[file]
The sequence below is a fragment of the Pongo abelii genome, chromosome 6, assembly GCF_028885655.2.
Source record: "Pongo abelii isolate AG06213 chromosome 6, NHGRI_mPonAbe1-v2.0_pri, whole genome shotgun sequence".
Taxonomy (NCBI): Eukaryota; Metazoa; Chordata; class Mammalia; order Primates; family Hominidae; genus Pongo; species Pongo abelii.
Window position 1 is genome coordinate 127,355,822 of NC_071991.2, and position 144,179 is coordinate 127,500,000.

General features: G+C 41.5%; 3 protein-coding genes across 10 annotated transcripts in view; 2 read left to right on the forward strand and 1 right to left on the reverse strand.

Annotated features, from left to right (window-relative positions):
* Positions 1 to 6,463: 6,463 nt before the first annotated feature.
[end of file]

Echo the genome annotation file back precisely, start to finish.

The sequence below is a fragment of the Pongo abelii genome, chromosome 6, assembly GCF_028885655.2.
Source record: "Pongo abelii isolate AG06213 chromosome 6, NHGRI_mPonAbe1-v2.0_pri, whole genome shotgun sequence".
Taxonomy (NCBI): Eukaryota; Metazoa; Chordata; class Mammalia; order Primates; family Hominidae; genus Pongo; species Pongo abelii.
Window position 1 is genome coordinate 127,355,822 of NC_071991.2, and position 144,179 is coordinate 127,500,000.

General features: G+C 41.5%; 3 protein-coding genes across 10 annotated transcripts in view; 2 read left to right on the forward strand and 1 right to left on the reverse strand.

Annotated features, from left to right (window-relative positions):
* Positions 1 to 6,463: 6,463 nt before the first annotated feature.